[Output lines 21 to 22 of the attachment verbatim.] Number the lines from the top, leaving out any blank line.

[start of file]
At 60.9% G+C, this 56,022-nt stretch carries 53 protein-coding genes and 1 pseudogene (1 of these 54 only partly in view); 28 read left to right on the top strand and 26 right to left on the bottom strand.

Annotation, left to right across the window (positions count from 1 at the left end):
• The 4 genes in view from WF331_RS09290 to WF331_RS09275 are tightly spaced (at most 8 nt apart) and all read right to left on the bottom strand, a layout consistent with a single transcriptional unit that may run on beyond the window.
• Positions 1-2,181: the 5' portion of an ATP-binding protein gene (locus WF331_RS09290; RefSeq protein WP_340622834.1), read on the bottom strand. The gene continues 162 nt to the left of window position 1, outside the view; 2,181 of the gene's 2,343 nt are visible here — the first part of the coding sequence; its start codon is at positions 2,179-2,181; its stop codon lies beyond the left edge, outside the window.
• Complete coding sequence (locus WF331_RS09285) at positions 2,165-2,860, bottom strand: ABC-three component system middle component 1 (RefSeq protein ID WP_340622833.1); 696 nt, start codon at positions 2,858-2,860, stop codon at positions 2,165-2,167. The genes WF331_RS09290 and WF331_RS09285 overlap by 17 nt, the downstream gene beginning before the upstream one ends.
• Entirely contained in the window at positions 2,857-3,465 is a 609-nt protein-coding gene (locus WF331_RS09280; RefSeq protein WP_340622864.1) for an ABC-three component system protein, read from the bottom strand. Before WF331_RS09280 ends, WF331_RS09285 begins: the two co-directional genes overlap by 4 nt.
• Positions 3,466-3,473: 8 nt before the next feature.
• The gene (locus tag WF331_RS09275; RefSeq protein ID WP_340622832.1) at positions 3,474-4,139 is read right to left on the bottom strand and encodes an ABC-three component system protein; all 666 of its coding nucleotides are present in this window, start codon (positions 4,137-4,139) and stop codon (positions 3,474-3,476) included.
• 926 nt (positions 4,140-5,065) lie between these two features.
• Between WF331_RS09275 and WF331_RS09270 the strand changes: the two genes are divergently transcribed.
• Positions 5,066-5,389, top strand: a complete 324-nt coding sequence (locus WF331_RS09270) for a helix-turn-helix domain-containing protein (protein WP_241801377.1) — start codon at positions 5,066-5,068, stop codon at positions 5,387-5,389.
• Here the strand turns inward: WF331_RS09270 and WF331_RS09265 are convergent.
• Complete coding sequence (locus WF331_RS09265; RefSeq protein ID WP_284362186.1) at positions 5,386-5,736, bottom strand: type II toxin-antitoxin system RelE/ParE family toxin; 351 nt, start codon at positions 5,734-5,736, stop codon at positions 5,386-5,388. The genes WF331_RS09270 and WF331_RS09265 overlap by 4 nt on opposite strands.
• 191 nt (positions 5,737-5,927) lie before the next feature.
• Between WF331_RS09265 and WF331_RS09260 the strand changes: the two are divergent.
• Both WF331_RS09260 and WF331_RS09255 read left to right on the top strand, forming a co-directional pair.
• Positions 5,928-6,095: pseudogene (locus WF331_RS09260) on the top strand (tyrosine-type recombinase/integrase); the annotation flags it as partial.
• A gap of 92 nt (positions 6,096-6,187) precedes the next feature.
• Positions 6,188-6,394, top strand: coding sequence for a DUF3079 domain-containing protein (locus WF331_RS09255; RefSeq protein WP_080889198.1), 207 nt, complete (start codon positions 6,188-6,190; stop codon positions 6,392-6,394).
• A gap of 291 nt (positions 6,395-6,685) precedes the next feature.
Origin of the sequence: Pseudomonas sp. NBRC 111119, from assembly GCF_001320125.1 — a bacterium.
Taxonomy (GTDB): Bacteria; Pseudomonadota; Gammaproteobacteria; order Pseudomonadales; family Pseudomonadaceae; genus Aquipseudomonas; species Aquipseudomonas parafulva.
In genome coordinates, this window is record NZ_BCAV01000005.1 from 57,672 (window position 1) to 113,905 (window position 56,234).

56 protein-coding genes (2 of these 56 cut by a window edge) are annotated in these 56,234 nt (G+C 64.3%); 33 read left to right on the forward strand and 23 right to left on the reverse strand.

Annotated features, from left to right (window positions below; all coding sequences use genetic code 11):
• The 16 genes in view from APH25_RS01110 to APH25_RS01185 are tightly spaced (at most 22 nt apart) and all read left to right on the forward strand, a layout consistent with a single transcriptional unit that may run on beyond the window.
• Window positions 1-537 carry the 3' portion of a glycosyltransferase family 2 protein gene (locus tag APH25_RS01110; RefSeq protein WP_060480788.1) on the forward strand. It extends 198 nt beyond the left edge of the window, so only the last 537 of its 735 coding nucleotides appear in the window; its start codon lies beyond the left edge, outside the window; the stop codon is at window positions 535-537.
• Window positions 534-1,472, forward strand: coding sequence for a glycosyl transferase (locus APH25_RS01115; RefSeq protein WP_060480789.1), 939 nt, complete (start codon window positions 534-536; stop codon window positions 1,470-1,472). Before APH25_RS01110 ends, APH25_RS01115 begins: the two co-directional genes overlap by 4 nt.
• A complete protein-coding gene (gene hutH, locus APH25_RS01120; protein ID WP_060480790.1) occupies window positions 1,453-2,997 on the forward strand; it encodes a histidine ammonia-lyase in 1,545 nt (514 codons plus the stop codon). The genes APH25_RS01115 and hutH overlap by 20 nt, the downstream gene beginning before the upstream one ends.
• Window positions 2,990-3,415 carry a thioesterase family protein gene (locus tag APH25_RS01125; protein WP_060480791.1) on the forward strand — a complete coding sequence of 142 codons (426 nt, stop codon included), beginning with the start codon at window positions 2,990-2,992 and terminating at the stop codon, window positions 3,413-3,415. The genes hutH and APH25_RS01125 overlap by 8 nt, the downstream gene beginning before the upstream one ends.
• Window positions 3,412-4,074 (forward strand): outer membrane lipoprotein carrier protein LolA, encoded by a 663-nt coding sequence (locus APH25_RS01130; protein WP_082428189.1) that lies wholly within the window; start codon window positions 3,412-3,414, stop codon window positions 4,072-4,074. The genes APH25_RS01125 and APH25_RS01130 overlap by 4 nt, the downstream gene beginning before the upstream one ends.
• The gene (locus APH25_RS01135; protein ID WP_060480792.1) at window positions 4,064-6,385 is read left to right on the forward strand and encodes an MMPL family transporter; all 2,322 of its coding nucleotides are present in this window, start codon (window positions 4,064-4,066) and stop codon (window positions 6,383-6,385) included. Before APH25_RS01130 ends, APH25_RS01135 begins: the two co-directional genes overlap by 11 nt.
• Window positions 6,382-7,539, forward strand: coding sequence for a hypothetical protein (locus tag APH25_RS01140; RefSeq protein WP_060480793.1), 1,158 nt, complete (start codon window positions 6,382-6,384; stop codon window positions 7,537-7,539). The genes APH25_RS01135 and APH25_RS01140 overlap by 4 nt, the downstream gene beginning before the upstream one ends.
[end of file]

Origin of the sequence: Pseudomonas sp. NBRC 111119, from assembly GCF_001320125.1 — a bacterium.
Taxonomy (GTDB): Bacteria; Pseudomonadota; Gammaproteobacteria; order Pseudomonadales; family Pseudomonadaceae; genus Aquipseudomonas; species Aquipseudomonas parafulva.